Among the three cardinal human relations in Confucian morality, filiality stands out as the only one with the potential of being universally applicable. While chastity fell upon women and loyalty was meaningful for elite men, all human beings were children of some parents. This paper will investigate filiality in early Choso˘n Korea through one relatively obscure figure, Kim Sawo˘l. Severing her finger and feeding it to her ailing mother, Kim’s remarkable act of filial devotion earned the recognition of the Choso˘n court. Though not the only finger severer in Choso˘n, a fact of geography propelled her to renown among the generations of Ming envoys who passed by her hometown, many of whom left poems in her honor. Both the Ming envoys and the Choso˘ n court, however, had to grapple with the potentially heterodox implications of her cannibalistic filial act. Not only did finger severing have resonances with Buddhist notions, local religious traditions, and fringe medical lore, but it directly contradicted classical Confucian injunctions against “self-harm.” The resolution of this problem, in both the envoy poetry and the Choso˘n social context, involved reinterpretations and rewritings that converted a problematic category of behavior into symbols of a Confucian civilizing project by emphasizing the affective power of sincere filial emotion. This mechanism of conversion and accommodation may partly explain how local differences and alternative cosmologies persisted in the context of Confucian hegemony in Choso˘n Korea.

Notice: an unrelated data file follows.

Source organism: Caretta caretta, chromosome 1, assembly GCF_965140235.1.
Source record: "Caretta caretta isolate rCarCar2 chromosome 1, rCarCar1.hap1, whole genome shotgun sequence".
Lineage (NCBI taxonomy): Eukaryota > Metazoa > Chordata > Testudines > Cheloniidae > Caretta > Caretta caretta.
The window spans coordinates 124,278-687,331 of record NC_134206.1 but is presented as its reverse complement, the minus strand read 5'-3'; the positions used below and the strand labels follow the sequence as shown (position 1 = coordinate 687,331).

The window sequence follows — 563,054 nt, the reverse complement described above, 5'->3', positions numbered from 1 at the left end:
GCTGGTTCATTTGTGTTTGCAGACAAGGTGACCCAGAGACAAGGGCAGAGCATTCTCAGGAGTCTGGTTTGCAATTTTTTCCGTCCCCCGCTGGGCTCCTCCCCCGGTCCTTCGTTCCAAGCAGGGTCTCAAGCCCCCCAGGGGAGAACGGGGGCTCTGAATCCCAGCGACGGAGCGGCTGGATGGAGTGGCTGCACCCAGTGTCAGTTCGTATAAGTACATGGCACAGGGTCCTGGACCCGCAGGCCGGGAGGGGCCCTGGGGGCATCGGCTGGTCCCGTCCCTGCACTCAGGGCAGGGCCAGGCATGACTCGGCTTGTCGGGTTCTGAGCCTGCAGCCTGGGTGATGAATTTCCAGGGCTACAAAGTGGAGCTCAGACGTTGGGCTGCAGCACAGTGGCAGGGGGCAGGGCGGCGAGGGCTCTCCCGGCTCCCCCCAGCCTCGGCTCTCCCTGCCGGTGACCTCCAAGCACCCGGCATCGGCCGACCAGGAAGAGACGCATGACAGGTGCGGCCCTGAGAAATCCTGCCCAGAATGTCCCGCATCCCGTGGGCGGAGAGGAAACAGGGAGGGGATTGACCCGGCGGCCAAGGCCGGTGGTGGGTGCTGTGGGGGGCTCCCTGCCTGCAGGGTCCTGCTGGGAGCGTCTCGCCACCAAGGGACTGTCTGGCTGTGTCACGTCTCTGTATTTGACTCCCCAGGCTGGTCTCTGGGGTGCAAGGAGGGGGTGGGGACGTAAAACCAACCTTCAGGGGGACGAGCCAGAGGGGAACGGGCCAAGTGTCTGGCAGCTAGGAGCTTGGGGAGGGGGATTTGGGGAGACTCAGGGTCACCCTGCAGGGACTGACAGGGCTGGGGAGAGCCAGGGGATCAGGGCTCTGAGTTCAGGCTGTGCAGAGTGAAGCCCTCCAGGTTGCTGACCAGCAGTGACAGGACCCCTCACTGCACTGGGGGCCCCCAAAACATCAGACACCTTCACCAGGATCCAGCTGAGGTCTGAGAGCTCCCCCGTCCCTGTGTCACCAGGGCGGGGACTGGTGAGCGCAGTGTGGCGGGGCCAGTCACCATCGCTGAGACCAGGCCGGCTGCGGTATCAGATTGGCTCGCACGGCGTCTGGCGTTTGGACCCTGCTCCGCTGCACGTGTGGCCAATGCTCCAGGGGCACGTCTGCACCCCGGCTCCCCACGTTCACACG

Finger Severing and Filial Cannibalism in Regional Perspective
Filial Cannibalism and Orthodoxy in Ming Envoy Poetry
Gender and Empire
- 발행기관 : 서울대학교 규장각 한국학연구원(서울저널)
- 자료유형 : 전자저널 논문
- 등재정보 : SSCI
- 작성언어 : 영어
- 파일형식 : Text PDF
URL : http://www.dbpia.co.kr/Article/3078369
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